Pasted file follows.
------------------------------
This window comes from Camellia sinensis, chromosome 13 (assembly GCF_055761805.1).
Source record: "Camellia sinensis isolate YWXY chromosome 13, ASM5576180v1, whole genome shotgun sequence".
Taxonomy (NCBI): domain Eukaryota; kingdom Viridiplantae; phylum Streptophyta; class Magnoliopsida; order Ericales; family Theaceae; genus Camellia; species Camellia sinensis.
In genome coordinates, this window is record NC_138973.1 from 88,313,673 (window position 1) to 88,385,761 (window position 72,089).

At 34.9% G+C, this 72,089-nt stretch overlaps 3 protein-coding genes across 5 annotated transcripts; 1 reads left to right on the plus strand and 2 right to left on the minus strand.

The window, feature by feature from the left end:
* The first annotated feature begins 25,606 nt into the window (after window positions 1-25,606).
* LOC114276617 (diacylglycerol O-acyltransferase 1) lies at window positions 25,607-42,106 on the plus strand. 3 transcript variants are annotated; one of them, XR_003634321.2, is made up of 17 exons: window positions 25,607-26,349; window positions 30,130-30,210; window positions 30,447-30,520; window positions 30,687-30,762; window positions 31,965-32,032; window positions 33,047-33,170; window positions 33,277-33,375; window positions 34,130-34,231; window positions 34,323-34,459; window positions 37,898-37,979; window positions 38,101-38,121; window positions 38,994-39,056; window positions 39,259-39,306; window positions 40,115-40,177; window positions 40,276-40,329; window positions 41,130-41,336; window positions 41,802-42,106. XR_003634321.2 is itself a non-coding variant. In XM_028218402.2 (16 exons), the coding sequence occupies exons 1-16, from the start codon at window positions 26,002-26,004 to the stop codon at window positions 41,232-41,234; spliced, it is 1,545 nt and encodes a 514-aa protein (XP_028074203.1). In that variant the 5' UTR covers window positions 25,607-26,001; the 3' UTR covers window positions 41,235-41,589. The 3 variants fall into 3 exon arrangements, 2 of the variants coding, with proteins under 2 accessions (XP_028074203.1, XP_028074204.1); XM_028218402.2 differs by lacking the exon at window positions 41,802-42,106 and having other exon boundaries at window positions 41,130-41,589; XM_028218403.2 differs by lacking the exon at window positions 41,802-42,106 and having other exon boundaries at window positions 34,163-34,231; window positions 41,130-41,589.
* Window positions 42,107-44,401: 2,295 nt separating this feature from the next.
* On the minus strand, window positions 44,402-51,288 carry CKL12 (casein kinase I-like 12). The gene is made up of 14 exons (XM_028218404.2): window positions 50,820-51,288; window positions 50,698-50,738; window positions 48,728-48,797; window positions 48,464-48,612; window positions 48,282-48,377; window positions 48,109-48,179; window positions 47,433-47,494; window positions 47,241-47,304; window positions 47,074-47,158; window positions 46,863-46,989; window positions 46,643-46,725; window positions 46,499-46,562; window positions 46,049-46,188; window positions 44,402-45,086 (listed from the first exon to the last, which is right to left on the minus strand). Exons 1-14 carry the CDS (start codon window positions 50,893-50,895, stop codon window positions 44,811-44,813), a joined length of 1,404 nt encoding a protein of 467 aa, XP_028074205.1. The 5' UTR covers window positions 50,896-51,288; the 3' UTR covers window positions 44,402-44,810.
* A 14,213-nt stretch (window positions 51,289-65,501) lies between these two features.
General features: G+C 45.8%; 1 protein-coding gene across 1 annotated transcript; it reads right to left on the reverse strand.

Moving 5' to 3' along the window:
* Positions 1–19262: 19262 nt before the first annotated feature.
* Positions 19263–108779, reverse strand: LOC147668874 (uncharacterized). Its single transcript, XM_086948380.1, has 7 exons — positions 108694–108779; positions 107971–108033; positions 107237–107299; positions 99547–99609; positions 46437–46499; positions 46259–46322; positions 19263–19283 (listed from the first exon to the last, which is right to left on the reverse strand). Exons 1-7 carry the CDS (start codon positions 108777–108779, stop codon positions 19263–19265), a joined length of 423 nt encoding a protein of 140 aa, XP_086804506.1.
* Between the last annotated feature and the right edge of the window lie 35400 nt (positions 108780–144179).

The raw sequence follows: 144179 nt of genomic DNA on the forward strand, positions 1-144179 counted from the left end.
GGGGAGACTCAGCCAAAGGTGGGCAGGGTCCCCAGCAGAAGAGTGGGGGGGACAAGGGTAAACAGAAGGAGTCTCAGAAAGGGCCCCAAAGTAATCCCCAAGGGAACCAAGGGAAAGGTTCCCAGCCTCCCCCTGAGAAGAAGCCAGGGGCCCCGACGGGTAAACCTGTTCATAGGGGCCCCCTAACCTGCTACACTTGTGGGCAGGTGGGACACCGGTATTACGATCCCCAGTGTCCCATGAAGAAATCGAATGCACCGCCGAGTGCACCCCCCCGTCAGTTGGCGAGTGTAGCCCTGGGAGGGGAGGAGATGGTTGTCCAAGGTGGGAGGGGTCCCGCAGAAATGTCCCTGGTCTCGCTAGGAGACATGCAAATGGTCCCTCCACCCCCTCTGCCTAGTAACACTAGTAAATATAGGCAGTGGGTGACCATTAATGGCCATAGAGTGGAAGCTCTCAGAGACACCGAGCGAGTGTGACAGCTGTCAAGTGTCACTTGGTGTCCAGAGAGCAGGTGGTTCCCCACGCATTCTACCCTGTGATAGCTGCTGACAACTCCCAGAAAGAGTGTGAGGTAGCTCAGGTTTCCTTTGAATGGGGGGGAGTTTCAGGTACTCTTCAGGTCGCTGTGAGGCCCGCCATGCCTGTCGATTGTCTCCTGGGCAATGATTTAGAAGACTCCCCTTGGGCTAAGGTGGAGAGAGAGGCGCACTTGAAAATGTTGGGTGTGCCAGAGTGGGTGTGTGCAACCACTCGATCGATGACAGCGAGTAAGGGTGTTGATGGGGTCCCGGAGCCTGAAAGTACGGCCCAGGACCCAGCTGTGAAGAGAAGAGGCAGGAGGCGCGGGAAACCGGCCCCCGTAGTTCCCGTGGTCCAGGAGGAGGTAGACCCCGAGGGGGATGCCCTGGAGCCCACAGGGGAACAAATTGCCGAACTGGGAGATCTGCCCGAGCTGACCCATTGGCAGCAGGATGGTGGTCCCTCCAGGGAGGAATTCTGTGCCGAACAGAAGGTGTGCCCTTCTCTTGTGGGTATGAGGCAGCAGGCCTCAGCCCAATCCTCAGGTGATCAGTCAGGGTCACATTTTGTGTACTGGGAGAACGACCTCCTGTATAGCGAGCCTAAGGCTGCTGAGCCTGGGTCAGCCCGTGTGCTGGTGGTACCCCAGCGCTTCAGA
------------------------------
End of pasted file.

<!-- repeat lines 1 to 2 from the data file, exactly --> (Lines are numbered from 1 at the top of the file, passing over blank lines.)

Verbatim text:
This window comes from Camellia sinensis, chromosome 13 (assembly GCF_055761805.1).
Source record: "Camellia sinensis isolate YWXY chromosome 13, ASM5576180v1, whole genome shotgun sequence".